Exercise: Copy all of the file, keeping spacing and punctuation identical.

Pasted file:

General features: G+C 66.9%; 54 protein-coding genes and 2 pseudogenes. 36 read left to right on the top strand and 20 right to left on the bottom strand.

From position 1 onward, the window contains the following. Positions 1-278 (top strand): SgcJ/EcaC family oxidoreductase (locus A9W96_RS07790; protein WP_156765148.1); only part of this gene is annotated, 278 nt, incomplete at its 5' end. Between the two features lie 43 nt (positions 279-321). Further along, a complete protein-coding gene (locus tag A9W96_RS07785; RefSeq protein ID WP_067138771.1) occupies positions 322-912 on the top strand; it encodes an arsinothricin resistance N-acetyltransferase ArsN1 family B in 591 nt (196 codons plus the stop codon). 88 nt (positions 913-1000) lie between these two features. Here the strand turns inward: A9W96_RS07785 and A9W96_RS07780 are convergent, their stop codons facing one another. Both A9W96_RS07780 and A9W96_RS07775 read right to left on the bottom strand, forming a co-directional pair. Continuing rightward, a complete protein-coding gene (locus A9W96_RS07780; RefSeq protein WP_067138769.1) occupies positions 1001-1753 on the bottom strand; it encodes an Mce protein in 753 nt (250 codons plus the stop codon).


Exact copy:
General features: G+C 66.9%; 54 protein-coding genes and 2 pseudogenes. 36 read left to right on the top strand and 20 right to left on the bottom strand.

From position 1 onward, the window contains the following. Positions 1-278 (top strand): SgcJ/EcaC family oxidoreductase (locus A9W96_RS07790; protein WP_156765148.1); only part of this gene is annotated, 278 nt, incomplete at its 5' end. Between the two features lie 43 nt (positions 279-321). Further along, a complete protein-coding gene (locus tag A9W96_RS07785; RefSeq protein ID WP_067138771.1) occupies positions 322-912 on the top strand; it encodes an arsinothricin resistance N-acetyltransferase ArsN1 family B in 591 nt (196 codons plus the stop codon). 88 nt (positions 913-1000) lie between these two features. Here the strand turns inward: A9W96_RS07785 and A9W96_RS07780 are convergent, their stop codons facing one another. Both A9W96_RS07780 and A9W96_RS07775 read right to left on the bottom strand, forming a co-directional pair. Continuing rightward, a complete protein-coding gene (locus A9W96_RS07780; RefSeq protein WP_067138769.1) occupies positions 1001-1753 on the bottom strand; it encodes an Mce protein in 753 nt (250 codons plus the stop codon).